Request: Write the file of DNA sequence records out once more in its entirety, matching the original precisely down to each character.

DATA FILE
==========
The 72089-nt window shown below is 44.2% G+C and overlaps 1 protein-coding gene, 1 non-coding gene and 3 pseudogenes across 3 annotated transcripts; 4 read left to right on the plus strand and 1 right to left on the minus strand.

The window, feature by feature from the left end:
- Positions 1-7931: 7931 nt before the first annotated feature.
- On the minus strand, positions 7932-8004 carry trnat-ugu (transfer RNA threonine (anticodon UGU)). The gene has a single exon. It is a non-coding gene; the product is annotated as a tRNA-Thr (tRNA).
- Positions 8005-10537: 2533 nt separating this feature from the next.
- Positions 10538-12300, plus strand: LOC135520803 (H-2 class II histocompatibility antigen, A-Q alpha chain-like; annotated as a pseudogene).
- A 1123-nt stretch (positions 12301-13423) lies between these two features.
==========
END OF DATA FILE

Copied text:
The 72089-nt window shown below is 44.2% G+C and overlaps 1 protein-coding gene, 1 non-coding gene and 3 pseudogenes across 3 annotated transcripts; 4 read left to right on the plus strand and 1 right to left on the minus strand.

The window, feature by feature from the left end:
- Positions 1-7931: 7931 nt before the first annotated feature.
- On the minus strand, positions 7932-8004 carry trnat-ugu (transfer RNA threonine (anticodon UGU)). The gene has a single exon. It is a non-coding gene; the product is annotated as a tRNA-Thr (tRNA).
- Positions 8005-10537: 2533 nt separating this feature from the next.
- Positions 10538-12300, plus strand: LOC135520803 (H-2 class II histocompatibility antigen, A-Q alpha chain-like; annotated as a pseudogene).
- A 1123-nt stretch (positions 12301-13423) lies between these two features.